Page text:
I gird my teeth in preparation and go.
I pick at the majority of the 6-course meal but the highlight is the Wagyu Beef Cheek Ramen. A dark, almost black block of beef sits brooding, a moat in a milky broth while tangles of ramen noodles peek up enticingly. My eyes never stray however, from the pleasure center: the perfect round of a perfectly poached egg. My mouth waters uncontrollably. Suddenly, Him appears from out of nowhere. “Don’t worry, the beef’s really good and soft as anything,” he assures me. “And I knew I’d get you with the runny yolk.” His eyes glint mischievously through his glasses.
Sticking with what I’m comfortable with, I sip some soup. It sears, scattering a trail of seasonings down my throat only to be caressed quickly after with the creaminess of milk. Then slowly, ever so slowly, I bite down on a bit of beef, the fingers of my free hand clenching anxiously. The beef cheek is silky-soft, tender to the tongue and touch. By dint of some terrific force, I’m able to chew it. My spirits fly and confidently, I pierce the egg with a chopstick. Its resplendent glow stains the soup, its brightness a beacon of hope that I will be able to chew normally again one day.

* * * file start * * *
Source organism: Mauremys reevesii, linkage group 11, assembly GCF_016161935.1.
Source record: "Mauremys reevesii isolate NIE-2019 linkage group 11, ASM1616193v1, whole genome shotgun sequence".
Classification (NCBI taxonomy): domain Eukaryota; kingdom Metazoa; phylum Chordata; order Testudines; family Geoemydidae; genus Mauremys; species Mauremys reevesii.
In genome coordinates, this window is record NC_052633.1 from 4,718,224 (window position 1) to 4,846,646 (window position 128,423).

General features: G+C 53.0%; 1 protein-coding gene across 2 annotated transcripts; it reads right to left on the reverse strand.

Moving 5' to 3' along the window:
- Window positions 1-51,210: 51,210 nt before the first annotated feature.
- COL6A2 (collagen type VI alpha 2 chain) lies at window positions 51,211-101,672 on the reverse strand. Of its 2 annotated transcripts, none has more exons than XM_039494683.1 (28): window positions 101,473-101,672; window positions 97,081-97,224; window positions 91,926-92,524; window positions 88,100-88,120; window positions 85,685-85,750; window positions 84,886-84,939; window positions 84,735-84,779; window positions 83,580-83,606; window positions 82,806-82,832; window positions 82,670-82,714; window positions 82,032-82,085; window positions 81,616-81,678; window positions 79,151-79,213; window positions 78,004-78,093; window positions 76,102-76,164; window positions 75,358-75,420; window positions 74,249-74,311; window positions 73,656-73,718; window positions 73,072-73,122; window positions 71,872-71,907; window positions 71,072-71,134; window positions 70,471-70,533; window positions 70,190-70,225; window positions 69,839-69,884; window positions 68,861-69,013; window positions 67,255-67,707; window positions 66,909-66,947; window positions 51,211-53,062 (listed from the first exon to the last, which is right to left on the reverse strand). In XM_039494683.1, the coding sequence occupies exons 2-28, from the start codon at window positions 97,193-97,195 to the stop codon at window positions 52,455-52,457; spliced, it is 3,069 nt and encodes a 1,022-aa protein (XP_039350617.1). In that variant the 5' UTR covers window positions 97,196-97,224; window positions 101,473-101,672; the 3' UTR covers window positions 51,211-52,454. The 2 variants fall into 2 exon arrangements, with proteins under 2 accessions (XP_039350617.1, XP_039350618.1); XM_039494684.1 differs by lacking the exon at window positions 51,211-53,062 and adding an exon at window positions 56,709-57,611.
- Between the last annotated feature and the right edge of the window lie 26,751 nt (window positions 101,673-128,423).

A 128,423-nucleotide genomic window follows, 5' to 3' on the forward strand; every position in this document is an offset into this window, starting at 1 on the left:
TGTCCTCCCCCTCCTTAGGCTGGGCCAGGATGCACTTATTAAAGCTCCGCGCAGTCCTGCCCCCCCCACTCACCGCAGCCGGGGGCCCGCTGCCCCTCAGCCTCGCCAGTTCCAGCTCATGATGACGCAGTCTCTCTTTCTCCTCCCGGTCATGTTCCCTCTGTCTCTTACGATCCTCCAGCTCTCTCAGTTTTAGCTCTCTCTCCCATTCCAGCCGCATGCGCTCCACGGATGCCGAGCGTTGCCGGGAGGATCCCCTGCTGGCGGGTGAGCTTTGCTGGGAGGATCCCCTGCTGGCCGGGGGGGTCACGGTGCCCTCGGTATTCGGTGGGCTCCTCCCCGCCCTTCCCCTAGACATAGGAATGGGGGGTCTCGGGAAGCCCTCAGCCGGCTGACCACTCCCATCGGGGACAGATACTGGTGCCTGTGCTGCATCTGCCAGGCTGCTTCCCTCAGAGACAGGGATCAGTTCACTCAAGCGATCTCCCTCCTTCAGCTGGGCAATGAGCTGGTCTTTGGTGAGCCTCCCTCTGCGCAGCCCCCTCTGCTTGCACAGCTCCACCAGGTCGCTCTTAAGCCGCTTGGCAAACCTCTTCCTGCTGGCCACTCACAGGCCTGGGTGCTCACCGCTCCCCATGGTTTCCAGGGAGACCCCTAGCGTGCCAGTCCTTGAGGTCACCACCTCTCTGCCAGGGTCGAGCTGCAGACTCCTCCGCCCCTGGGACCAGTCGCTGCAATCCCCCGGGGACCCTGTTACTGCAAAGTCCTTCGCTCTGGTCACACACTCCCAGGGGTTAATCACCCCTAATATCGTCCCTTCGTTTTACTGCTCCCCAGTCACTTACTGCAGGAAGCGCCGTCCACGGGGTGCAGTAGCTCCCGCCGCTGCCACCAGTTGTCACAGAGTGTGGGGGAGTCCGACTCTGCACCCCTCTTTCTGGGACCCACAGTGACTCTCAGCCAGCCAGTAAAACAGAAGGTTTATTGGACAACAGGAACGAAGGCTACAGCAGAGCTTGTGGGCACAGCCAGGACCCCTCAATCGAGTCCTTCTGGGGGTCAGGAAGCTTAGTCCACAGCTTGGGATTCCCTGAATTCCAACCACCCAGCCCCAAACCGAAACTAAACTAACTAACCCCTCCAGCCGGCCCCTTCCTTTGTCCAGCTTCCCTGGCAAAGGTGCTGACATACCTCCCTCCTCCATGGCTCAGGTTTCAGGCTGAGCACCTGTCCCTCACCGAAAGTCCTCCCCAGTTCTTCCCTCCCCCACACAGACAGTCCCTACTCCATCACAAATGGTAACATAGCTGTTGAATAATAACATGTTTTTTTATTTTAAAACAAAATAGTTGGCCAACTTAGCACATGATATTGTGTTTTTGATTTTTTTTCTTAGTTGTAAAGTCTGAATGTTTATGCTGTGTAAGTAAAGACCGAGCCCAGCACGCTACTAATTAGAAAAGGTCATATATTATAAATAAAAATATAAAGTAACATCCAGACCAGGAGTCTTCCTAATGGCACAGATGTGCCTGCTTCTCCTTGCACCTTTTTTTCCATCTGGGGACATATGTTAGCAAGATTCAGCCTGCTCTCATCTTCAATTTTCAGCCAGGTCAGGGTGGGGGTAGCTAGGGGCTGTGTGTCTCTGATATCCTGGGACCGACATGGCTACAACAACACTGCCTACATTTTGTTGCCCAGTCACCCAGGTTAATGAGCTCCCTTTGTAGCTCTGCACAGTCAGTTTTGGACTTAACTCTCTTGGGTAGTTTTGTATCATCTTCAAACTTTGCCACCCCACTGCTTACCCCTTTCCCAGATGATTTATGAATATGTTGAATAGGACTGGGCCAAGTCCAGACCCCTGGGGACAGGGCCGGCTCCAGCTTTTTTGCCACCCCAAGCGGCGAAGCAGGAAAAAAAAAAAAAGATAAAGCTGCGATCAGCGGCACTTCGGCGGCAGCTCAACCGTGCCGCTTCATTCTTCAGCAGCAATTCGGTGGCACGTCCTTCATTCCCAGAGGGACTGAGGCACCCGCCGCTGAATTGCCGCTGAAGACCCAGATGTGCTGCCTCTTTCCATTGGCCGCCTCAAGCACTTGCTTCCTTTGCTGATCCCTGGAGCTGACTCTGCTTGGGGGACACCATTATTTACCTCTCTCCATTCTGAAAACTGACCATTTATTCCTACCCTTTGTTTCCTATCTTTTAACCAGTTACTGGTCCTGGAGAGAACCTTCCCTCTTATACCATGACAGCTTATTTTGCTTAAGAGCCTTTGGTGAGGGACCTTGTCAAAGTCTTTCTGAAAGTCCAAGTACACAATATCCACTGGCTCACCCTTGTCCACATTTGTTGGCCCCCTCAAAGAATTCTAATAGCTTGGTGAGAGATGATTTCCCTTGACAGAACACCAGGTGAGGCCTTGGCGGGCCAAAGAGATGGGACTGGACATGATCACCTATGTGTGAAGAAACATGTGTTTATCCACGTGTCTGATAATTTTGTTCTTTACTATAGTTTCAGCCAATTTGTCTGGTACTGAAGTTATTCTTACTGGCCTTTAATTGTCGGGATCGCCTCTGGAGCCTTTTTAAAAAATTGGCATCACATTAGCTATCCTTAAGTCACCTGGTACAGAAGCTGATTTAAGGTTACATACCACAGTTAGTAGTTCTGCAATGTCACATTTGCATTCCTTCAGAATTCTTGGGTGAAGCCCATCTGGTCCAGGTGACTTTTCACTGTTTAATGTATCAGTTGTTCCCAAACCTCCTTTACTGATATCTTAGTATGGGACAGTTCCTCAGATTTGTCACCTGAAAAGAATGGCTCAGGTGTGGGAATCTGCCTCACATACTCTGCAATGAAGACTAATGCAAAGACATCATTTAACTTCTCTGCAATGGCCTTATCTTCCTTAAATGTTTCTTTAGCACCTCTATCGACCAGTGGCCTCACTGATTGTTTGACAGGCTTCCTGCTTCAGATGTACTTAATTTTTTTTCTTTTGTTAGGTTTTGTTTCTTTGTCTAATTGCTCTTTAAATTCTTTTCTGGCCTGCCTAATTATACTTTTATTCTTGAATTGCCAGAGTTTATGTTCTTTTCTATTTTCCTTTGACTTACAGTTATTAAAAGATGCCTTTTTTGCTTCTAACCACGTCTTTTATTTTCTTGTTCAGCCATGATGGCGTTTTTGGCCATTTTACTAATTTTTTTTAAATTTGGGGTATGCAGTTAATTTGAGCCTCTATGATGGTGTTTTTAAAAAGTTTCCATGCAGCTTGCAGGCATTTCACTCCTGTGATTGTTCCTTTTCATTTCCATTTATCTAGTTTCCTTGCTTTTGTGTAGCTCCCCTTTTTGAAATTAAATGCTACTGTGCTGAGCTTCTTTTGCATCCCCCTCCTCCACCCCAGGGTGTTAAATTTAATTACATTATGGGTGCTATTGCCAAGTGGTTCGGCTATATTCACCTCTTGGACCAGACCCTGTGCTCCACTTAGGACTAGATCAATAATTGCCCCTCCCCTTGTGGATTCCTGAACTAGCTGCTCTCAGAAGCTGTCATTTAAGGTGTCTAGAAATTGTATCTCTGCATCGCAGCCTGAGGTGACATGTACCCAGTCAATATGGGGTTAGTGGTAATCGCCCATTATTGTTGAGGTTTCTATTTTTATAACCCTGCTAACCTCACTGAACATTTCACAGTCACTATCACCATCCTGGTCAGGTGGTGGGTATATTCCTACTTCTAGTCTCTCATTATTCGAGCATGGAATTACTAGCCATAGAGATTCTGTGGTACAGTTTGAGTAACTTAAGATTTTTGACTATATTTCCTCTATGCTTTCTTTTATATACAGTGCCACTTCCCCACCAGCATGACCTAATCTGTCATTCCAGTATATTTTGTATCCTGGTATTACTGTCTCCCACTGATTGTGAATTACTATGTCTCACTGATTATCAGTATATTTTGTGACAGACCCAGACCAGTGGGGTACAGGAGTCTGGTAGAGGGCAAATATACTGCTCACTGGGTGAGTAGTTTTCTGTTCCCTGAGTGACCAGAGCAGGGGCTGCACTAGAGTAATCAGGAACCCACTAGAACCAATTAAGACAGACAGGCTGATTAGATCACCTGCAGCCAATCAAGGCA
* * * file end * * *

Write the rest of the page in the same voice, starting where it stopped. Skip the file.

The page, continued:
Despite my misgivings, I survive and eventually thrive on the imposed five-day liquid diet. My periodontist is impressed with my “liquid line-up” and asks me to draw up a sample meal plan for her other patients. With my doctor’s clearance, I’ve now graduated to a soft diet and I dream of eating steak for Christmas. Always a fast eater, I now eat more slowly and I take smaller bites because anything else is an impossibility.
Being unable to chew has informed me as an eater. Truly, without chewing, eating is nothing. But eating, even without chewing, is also meant to be relished.
*Jamba Juice & Slice are next door to one another at G/F Bonifacio High Street Central, West Superblock, 7th Ave cor 29th St Fort Bonifacio, Taguig.
*The Wagyu Beef Cheek Ramen will be available at Nomama beginning October 2012.